Davy Research

Davy Morning Equity Briefing


Market Comment

Mortgage market surges in early 2017

New data released this morning by Banking & Payments Federation Ireland (BPFI) show that €628m of mortgages was approved in February, up 68% on last year. Encouragingly, mortgage lending volumes were up 52% on the year. The average loan approved rose to a fresh high of €208,200, up 10.7% on the year. The early data are showing stronger trends than our forecast for the mortgage market to expand from €5.7bn in 2016 to €6.9bn in 2017.


Wolseley plc

Transformation to a US business takes another leap forward as decision taken to exit Nordic region

Wolseley’s interim results constitute another solid showing by the group, although the reported outcome was flattered by the sharp weakening of sterling relative to the US dollar. A stand-out is the acceleration of organic revenue growth in Q2. Strategically, Wolseley is increasingly a US-dominated business (over 80% of trading profit) where it offers market-leading exposure to what are fragmented sectors. Hence it is no real surprise that the group will switch its reporting currency to US dollars. It may be more of a shock that Wolseley will fully exit the Nordic region but it has been clear for some that Europe has been increasingly peripheral to the group. Wolseley will also get a name change and pending shareholder approval will be called Ferguson plc. The Wolseley share price has gained over 25% in the past year and we are likely to upgrade underlying forecasts to reflect the pick-up in revenue momentum.


Ladbrokes Coral Group plc

Raises synergy guidance; underlying trading broadly in line with expectations

Given the pre-announcement in January, there are no real surprises in the 2016 numbers reported by Ladbrokes Coral. Operating profit came in at £283m versus previous guidance of £275-285m. What the market was really looking for though was an update on synergies and current trading. In relation to the former, the company did not disappoint with cost synergy guidance raised from £65m to £100m. Encouragingly, this number does not include revenue synergies which we think are yet to come. In terms of current trading, the picture remains mixed with Digital net gaming revenue up 20% but retail staking still down 5%. Given the scale of Ladbrokes Coral's retail business, this clearly tempers the overall earnings picture with little change to overall 2017 numbers expected at this point. Most of the synergy uplift is expected to come through in 2018.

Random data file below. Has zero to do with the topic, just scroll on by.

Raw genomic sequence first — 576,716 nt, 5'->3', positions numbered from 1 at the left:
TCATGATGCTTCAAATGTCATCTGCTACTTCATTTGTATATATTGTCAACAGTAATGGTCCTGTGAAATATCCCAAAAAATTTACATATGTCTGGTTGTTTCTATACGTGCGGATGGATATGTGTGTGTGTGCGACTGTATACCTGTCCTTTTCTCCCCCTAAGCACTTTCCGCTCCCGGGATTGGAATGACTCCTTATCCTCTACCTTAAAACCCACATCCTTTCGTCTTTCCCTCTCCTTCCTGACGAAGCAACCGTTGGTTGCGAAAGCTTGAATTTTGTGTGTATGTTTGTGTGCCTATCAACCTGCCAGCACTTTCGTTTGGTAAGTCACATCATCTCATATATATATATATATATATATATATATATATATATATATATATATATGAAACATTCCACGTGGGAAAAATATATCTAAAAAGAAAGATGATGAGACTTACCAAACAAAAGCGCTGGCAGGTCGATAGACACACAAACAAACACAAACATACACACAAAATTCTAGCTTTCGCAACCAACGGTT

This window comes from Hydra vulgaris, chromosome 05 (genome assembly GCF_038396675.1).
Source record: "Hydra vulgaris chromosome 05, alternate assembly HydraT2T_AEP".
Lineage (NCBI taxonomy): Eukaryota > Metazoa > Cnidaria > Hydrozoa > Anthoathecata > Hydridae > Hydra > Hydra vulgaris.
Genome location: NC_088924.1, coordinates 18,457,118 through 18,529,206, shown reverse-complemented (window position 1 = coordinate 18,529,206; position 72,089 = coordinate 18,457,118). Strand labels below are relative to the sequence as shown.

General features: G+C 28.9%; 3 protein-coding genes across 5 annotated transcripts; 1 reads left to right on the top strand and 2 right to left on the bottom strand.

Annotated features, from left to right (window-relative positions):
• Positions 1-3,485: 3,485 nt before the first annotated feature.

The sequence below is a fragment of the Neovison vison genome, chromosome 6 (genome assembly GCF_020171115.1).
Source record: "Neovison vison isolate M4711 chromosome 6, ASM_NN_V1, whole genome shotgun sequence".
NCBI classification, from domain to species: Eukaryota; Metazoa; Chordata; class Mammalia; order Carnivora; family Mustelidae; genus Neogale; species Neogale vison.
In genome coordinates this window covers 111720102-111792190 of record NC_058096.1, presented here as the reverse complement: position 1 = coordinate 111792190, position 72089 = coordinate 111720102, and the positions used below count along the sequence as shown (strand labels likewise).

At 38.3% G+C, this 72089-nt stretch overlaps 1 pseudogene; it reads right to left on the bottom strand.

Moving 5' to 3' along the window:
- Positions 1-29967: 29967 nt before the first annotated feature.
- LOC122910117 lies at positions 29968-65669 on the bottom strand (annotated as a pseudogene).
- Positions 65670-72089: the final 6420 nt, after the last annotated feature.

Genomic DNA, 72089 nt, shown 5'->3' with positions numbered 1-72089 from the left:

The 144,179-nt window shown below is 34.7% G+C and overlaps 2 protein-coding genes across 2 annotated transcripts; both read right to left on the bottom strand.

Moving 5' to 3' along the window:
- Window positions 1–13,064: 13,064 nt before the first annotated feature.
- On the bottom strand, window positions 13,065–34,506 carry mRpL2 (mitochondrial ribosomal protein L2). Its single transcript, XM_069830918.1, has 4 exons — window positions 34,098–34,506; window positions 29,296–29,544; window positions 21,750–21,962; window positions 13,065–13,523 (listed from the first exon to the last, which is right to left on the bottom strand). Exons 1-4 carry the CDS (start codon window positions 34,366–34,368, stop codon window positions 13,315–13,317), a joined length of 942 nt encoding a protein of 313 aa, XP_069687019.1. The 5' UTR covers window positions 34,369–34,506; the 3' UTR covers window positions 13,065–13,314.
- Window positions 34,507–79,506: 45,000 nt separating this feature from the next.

Hostelworld

FY 2016 results; 4% special dividend pay-out implies 10% total yield in 2017

The 7% constant currency earnings growth in Hostelworld’s FY 2016 results – despite weak macro conditions – highlights the robust organic growth capabilities in its model. The announcement of a special dividend meanwhile illustrates both its high FCF generation and the board’s focus on shareholder value. The ordinary and special dividends together imply a 10.2% yield on the current share price, 6 percentage points of which is recurring. While we will be leaving our 2017 earnings estimates broadly unchanged, we see upside in the company’s multiple set (8.8x EV/EBITDA and 12.3x P/E).


Datalex

FY 2016 results in line with expectations; market opportunities continue to expand

Datalex’s 18% adjusted EBITDA growth in 2016, which is exactly in line with expectations, continues its impressive record of double-digit earnings growth in each of the past seven years. There were also strong commercial developments in the year with the Lufthansa contract in particular providing further impetus to the company’s sales aspirations with Tier 1 airlines globally. Datalex is guiding to 15-20% adjusted EBITDA growth in 2017, and while we will be reducing our 2017 estimates in line with this guidance (c.5-6% reduction), we will be increasing our expected growth in 2018 to 17-18%, so our absolute 2018 forecasts ($16.9m adjusted EBITDA) will remain broadly unchanged. The stock is trading at 16.1x FY 2018 EV/EBITDA.


Banks

Bank of England sets stress test assumptions

The Bank of England’s 2017 stress test will incorporate a similar set of assumptions to those used in 2016, with larger falls in both UK and global GDP and a large increase in the bank’s base rate to 4% by end-2017 being the notable differences, which is likely to have a greater impact on internationally-focussed UK banks. The BoE will also undertake a biennial exploratory scenario, an assessment of banks’ response to a structurally more challenging long-term environment, although it will not be used to assess capital adequacy.